There are likely to be further positive uses which emerge only once the data is available.”

A new look to benefits in kind regime?

Tuesday, July 15th, 2014

HMRC are currently consulting with interested parties (the accounting profession and associated professional organisations) to re-vamp the UK’s system for taxing employee benefit in kind and expenses. Changes are planned to simplify this process in accordance with recommendations made by the Office of Tax Simplification.

Consultations commenced 18 June 2014 and due to be completed 9 September 2014.

The four areas of consultation are:

  • The abolition of the £8,500 threshold. The government believes that this threshold adds unnecessary complexity to the tax system and is consulting on who would be affected and how to mitigate the effects of abolition on vulnerable groups of employees.
  • Introducing a statutory exemption for trivial benefits in kind. The government believes that a clear and simple statutory exemption will make administering such benefits substantially easier for employers. The government will therefore consult on the design of such an exemption.
  • Replacing the current system of dispensations for reporting non-taxable expenses with an exemption for expenses paid or reimbursed by employers. The government believes that an exemption would be simpler, more transparent, consistent and easier to use for employers than the current system. This consultation will cover the design features of such an exemption and its administration.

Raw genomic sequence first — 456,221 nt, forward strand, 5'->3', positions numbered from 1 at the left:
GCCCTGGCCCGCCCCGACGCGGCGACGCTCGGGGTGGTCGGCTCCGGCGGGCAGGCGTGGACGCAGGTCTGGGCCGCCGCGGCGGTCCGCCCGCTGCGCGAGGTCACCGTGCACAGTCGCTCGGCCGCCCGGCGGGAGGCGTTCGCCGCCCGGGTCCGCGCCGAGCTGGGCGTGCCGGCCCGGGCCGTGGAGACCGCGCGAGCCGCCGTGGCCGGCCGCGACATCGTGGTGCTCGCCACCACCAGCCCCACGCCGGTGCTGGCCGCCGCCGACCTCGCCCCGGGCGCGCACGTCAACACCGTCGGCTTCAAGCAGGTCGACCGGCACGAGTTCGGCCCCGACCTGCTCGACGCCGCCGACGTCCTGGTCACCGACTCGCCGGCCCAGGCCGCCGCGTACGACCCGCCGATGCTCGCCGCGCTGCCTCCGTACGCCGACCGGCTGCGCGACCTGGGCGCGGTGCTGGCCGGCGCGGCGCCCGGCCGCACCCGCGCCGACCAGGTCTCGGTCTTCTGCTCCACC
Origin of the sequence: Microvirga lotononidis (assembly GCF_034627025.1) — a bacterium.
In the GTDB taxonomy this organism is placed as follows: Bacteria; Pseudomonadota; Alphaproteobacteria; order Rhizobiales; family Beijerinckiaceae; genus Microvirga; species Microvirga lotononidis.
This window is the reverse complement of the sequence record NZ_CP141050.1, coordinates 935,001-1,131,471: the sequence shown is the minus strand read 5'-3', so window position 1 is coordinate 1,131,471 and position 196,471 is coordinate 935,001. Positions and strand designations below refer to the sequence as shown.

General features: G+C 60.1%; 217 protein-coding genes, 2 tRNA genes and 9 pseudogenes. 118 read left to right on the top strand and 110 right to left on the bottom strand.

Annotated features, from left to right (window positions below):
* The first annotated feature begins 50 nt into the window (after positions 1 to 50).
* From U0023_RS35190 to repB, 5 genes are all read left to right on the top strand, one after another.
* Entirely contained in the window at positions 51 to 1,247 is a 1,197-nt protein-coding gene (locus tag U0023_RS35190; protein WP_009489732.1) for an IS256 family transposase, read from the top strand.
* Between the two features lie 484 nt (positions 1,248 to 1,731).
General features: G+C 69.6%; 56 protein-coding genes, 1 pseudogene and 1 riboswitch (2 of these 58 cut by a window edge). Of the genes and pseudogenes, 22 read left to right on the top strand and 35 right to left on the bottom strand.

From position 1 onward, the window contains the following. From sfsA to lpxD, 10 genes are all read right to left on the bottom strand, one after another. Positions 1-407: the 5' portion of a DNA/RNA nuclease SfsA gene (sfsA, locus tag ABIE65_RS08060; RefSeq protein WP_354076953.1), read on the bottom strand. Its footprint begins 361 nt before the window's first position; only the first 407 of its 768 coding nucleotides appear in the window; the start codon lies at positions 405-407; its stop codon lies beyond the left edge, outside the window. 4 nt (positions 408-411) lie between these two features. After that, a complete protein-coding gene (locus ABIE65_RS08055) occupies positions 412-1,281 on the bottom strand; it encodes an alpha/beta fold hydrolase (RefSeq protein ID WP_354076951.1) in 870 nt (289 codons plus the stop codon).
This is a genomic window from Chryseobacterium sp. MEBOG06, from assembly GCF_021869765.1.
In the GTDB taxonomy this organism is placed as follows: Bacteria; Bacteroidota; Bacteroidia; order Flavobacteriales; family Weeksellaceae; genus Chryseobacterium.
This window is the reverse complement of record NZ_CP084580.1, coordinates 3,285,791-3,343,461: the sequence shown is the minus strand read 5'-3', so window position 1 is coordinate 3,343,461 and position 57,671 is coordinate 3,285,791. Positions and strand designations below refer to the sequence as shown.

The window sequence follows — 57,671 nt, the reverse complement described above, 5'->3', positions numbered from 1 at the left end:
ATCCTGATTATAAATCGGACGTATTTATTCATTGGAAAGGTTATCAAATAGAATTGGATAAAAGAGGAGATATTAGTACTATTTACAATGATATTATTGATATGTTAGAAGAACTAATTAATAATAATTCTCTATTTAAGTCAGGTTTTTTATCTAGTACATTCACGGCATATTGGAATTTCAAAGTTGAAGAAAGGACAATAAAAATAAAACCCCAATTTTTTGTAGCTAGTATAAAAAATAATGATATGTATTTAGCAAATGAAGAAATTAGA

• Introducing a system of voluntary payrolling for benefits in kind. The government believes that payrolling benefits in kind instead of submitting forms P11D can offer substantial administrative savings for some employers and wishes to create a system that will enable employers to do so if they wish. The government will consult on the design and scope of a payrolling model and is also interested to hear from employers who are already payrolling benefits on an informal basis.

Exchequer Secretary to the Treasury, David Gauke, said:

“Following the valuable work the Office of Tax Simplification has carried out in reviewing employee benefits and expenses, the government is now consulting on changes that will deliver real improvements for businesses and individual and their experience of the tax system.

“We want to make sure we get the structure and detail absolutely right and each consultation will allow us to engage with and learn from those who will be directly affected.”

Tax free capital gains – private residence relief

Thursday, July 10th, 2014

If you dispose of a dwelling house (which can include a house, flat, houseboat or fixed caravan) which is your home, or part of a dwelling house which is your home, or• part of the garden attached to your home , you would normally have to pay Capital Gains Tax (CGT) on any gain you make.

However, you will be entitled to full relief from any capital gains tax liability where all the following conditions are met:

  • the dwelling house has been your only or main residence throughout your period of ownership, and
  • you have not been absent, other than for an allowed period of absence or because you have been living in job-related accommodation, during your period of ownership
  • the garden or grounds including the buildings on them are not greater than a specified area, and